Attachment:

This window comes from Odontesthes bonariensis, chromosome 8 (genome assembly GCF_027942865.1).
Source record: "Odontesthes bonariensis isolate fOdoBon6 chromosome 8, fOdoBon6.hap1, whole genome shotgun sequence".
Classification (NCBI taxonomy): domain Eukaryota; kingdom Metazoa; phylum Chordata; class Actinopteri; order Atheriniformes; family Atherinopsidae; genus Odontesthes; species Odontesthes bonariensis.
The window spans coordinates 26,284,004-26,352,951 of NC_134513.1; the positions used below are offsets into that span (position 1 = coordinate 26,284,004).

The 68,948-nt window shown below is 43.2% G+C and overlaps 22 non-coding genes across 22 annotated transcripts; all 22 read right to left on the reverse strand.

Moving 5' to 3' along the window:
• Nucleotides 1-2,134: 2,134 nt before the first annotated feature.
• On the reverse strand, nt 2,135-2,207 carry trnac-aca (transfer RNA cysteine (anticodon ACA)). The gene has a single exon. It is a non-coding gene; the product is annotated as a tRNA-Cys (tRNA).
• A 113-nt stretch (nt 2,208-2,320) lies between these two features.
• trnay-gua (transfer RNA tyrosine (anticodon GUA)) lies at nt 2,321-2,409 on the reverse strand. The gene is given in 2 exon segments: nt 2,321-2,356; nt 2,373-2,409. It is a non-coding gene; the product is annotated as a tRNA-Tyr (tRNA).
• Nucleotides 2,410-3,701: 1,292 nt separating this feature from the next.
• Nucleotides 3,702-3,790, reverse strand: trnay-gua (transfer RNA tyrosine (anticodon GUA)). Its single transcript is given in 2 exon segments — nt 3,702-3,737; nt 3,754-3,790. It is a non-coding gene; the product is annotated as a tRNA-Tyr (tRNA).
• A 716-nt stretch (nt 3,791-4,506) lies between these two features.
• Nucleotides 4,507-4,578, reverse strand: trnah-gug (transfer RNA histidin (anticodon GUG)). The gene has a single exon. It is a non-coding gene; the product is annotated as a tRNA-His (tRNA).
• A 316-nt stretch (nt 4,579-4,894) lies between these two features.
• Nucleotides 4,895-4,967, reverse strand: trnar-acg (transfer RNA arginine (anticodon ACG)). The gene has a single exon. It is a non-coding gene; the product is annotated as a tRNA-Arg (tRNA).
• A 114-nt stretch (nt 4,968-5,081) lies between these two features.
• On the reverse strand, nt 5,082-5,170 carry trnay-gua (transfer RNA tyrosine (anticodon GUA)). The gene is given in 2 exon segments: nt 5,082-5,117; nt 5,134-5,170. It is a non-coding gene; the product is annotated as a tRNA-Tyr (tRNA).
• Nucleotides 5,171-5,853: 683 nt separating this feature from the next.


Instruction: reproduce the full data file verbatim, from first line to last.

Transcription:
This window comes from Odontesthes bonariensis, chromosome 8 (genome assembly GCF_027942865.1).
Source record: "Odontesthes bonariensis isolate fOdoBon6 chromosome 8, fOdoBon6.hap1, whole genome shotgun sequence".
Classification (NCBI taxonomy): domain Eukaryota; kingdom Metazoa; phylum Chordata; class Actinopteri; order Atheriniformes; family Atherinopsidae; genus Odontesthes; species Odontesthes bonariensis.
The window spans coordinates 26,284,004-26,352,951 of NC_134513.1; the positions used below are offsets into that span (position 1 = coordinate 26,284,004).

The 68,948-nt window shown below is 43.2% G+C and overlaps 22 non-coding genes across 22 annotated transcripts; all 22 read right to left on the reverse strand.

Moving 5' to 3' along the window:
• Nucleotides 1-2,134: 2,134 nt before the first annotated feature.
• On the reverse strand, nt 2,135-2,207 carry trnac-aca (transfer RNA cysteine (anticodon ACA)). The gene has a single exon. It is a non-coding gene; the product is annotated as a tRNA-Cys (tRNA).
• A 113-nt stretch (nt 2,208-2,320) lies between these two features.
• trnay-gua (transfer RNA tyrosine (anticodon GUA)) lies at nt 2,321-2,409 on the reverse strand. The gene is given in 2 exon segments: nt 2,321-2,356; nt 2,373-2,409. It is a non-coding gene; the product is annotated as a tRNA-Tyr (tRNA).
• Nucleotides 2,410-3,701: 1,292 nt separating this feature from the next.
• Nucleotides 3,702-3,790, reverse strand: trnay-gua (transfer RNA tyrosine (anticodon GUA)). Its single transcript is given in 2 exon segments — nt 3,702-3,737; nt 3,754-3,790. It is a non-coding gene; the product is annotated as a tRNA-Tyr (tRNA).
• A 716-nt stretch (nt 3,791-4,506) lies between these two features.
• Nucleotides 4,507-4,578, reverse strand: trnah-gug (transfer RNA histidin (anticodon GUG)). The gene has a single exon. It is a non-coding gene; the product is annotated as a tRNA-His (tRNA).
• A 316-nt stretch (nt 4,579-4,894) lies between these two features.
• Nucleotides 4,895-4,967, reverse strand: trnar-acg (transfer RNA arginine (anticodon ACG)). The gene has a single exon. It is a non-coding gene; the product is annotated as a tRNA-Arg (tRNA).
• A 114-nt stretch (nt 4,968-5,081) lies between these two features.
• On the reverse strand, nt 5,082-5,170 carry trnay-gua (transfer RNA tyrosine (anticodon GUA)). The gene is given in 2 exon segments: nt 5,082-5,117; nt 5,134-5,170. It is a non-coding gene; the product is annotated as a tRNA-Tyr (tRNA).
• Nucleotides 5,171-5,853: 683 nt separating this feature from the next.